Biologically speaking, women are best equipped to have babies when they are young – in their early 20s. Financial, career and other considerations, however, mean an ever-growing percentage of women postpone pregnancy.
Now the 2009 Great South African Sex Survey has revealed another reason to put off having children: parents who start a family later report a much happier sex life.
Health24’s Sex Survey, which ran for five weeks over the 2008/9 holiday season, attracted 11 181 completed questionnaires. The responses were weighted using the latest variables from Statistics SA’s General Household Survey, meaning the statistics are representative of the habits and attitudes of 2,6 million urban metro adults, aged 20 years and older, who earn R2 500 a month or more.
How women aged 35 to 45 rated their sex lives was cross-tabulated with the age of their youngest child. It emerged that the happiest women were those with children under the age of three. The group that was least happy with their sex life? Those whose children were teenagers, meaning they had them in their early 20s.
One’s sex life is a fair barometer of general happiness in life, and also of one’s sense of self, and self-liking. So this statistic is significant. It suggests that the wait-a-bit advice – wait until you’re more established, wait until you’re more yourself before you diffuse your life into that of a baby’s – is more than sensible. Having babies in your early 20s, it seems, can fracture your essential sense of your self, and have repercussions for decades.
The only blip on the pleasure graph was among women under 35 who had a child less than a year old: these women were still really loving their sex lives. Still only 52% of them insisted they enjoyed sex “all the time”, compared to 60% of their sisters who postpones babies.
This pattern was repeated by male respondents, though among men there isn’t even the little relief of happy sex when the child is still a toddler.
The conclusion? Postpone babies until you’re in your mid-30s. Your gynae might not like it, but you’ll be a lot happier at bedtime.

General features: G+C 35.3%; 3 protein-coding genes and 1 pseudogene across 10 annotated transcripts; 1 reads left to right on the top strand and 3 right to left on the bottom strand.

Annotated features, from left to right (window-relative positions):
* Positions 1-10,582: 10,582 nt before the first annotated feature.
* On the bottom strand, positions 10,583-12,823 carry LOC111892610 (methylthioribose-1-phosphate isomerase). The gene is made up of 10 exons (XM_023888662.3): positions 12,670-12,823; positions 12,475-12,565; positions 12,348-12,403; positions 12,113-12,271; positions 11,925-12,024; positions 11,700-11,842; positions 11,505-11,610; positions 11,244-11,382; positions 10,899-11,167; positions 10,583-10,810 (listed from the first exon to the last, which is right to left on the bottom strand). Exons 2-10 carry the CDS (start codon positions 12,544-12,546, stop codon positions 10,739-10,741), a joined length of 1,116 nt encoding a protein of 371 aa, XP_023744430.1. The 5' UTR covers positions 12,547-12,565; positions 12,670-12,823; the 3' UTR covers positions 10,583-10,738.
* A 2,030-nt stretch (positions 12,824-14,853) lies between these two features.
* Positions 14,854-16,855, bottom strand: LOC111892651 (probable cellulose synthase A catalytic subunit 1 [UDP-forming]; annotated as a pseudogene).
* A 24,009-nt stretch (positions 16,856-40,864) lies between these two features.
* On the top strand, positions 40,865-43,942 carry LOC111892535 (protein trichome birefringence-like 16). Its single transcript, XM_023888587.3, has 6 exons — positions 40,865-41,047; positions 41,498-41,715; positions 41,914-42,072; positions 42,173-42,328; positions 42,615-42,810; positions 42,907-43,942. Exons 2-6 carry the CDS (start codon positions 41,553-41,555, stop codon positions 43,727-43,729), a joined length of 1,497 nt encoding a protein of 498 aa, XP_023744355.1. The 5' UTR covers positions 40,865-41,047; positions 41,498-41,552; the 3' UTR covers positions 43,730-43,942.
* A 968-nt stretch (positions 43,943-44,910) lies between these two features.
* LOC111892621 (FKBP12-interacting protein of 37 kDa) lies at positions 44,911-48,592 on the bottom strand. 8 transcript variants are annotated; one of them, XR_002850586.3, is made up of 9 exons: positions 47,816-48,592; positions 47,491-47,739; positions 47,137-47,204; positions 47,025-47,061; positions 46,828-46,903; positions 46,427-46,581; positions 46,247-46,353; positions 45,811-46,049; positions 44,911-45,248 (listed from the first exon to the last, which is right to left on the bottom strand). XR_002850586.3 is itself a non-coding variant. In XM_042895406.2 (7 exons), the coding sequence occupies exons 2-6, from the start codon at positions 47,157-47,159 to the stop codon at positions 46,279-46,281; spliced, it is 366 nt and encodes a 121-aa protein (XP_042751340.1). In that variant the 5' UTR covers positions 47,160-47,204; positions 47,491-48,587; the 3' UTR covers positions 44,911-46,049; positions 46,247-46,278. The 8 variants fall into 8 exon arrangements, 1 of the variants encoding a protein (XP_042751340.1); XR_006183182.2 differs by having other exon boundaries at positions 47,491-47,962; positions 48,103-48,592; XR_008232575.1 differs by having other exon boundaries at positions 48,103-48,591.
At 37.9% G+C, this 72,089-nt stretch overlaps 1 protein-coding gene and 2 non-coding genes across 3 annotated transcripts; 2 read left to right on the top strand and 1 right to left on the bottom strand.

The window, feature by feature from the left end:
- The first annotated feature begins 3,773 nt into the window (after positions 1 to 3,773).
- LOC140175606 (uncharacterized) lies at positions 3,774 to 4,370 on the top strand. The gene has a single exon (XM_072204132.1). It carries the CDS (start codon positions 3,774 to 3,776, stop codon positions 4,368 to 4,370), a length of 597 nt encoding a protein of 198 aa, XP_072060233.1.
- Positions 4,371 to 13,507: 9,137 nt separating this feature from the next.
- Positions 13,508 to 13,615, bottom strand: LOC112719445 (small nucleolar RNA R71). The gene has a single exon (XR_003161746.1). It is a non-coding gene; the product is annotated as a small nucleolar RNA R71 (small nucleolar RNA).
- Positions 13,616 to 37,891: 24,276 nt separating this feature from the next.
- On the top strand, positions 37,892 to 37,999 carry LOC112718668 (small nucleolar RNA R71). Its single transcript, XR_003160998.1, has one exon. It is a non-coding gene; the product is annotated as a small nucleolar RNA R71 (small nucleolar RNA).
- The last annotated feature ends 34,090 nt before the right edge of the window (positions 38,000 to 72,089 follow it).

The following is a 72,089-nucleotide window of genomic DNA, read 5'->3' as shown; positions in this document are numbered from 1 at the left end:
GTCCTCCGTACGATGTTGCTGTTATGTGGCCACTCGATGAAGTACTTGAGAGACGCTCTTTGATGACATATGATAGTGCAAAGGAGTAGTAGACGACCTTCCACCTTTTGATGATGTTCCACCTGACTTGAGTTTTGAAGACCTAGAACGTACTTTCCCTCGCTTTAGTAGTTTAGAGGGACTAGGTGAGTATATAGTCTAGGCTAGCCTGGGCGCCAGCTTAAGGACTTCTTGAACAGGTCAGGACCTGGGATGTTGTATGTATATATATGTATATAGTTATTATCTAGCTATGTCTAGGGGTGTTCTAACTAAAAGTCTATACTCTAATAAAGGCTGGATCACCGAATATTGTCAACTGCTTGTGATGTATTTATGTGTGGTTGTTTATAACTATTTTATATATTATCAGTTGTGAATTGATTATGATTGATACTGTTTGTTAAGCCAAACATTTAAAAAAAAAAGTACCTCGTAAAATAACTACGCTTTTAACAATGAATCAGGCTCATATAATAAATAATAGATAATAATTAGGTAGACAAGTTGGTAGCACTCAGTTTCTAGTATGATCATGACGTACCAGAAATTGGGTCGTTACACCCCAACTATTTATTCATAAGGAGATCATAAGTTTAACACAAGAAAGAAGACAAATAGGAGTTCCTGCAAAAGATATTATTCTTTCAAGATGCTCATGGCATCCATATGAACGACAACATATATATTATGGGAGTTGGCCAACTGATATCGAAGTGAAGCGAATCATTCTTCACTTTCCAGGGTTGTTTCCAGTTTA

In other findings:
- Men might also be alarmed to hear that the survey suggests they face a steady decline in sexual enjoyment: the proportion saying they enjoy sex with their primary partner “all the time” drops markedly with age, from around 60% in the 20-24 age group to 35% in the over 50 age group. Women’s enjoyment, on the other hand, peaks in the 35-39 age group, with the 45-49 group being the least likely (30%) to say they enjoy sex “all the time”.
- How important is sex in your life? Both men and women are most likely to say it is “very” or “extremely” important if they’re in their second marriages (presumably having learned some hard lessons the first time around). Least focused on sex? Men who’re uninvolved, and have never been married; and divorced women who’re currently uninvolved. Women, generally, are less adamant about the significance of sex in their lives.
- The best sex, the Great South African Sex Survey reveals, happens when men are in new relationships after an ended marriage. Men in their first marriages are least likely of all men to rave about having their best sex ever. Women are happier when there’s a ring on their finger: those in their first marriages are doing OK (51% say they’re having their best sex ever) but 63% those in their second marriages are having the time of their lives, they say.
(Heather Parker, Health24, February 2009)
For the full results click here.